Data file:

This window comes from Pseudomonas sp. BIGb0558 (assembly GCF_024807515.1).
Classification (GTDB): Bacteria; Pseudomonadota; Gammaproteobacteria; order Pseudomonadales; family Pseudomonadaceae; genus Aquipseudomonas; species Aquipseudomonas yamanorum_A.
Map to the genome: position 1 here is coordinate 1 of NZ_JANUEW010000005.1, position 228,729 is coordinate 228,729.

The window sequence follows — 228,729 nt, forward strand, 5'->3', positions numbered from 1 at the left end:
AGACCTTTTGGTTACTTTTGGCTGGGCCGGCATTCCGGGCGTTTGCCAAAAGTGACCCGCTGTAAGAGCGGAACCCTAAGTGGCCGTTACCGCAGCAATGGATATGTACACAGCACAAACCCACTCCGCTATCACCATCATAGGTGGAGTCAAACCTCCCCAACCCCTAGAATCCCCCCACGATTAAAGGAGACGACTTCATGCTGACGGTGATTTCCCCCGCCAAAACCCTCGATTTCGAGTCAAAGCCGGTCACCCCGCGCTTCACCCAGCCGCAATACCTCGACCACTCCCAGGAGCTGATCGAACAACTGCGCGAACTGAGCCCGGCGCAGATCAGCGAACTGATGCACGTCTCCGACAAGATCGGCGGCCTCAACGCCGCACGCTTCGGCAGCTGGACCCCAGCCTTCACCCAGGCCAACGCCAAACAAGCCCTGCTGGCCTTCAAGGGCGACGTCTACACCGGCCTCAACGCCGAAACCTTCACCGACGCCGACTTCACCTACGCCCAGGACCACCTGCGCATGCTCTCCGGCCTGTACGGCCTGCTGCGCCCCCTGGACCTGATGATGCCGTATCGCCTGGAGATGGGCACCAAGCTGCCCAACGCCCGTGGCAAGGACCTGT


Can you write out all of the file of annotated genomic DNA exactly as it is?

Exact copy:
This window comes from Pseudomonas sp. BIGb0558 (assembly GCF_024807515.1).
Classification (GTDB): Bacteria; Pseudomonadota; Gammaproteobacteria; order Pseudomonadales; family Pseudomonadaceae; genus Aquipseudomonas; species Aquipseudomonas yamanorum_A.
Map to the genome: position 1 here is coordinate 1 of NZ_JANUEW010000005.1, position 228,729 is coordinate 228,729.

The window sequence follows — 228,729 nt, forward strand, 5'->3', positions numbered from 1 at the left end:
AGACCTTTTGGTTACTTTTGGCTGGGCCGGCATTCCGGGCGTTTGCCAAAAGTGACCCGCTGTAAGAGCGGAACCCTAAGTGGCCGTTACCGCAGCAATGGATATGTACACAGCACAAACCCACTCCGCTATCACCATCATAGGTGGAGTCAAACCTCCCCAACCCCTAGAATCCCCCCACGATTAAAGGAGACGACTTCATGCTGACGGTGATTTCCCCCGCCAAAACCCTCGATTTCGAGTCAAAGCCGGTCACCCCGCGCTTCACCCAGCCGCAATACCTCGACCACTCCCAGGAGCTGATCGAACAACTGCGCGAACTGAGCCCGGCGCAGATCAGCGAACTGATGCACGTCTCCGACAAGATCGGCGGCCTCAACGCCGCACGCTTCGGCAGCTGGACCCCAGCCTTCACCCAGGCCAACGCCAAACAAGCCCTGCTGGCCTTCAAGGGCGACGTCTACACCGGCCTCAACGCCGAAACCTTCACCGACGCCGACTTCACCTACGCCCAGGACCACCTGCGCATGCTCTCCGGCCTGTACGGCCTGCTGCGCCCCCTGGACCTGATGATGCCGTATCGCCTGGAGATGGGCACCAAGCTGCCCAACGCCCGTGGCAAGGACCTGT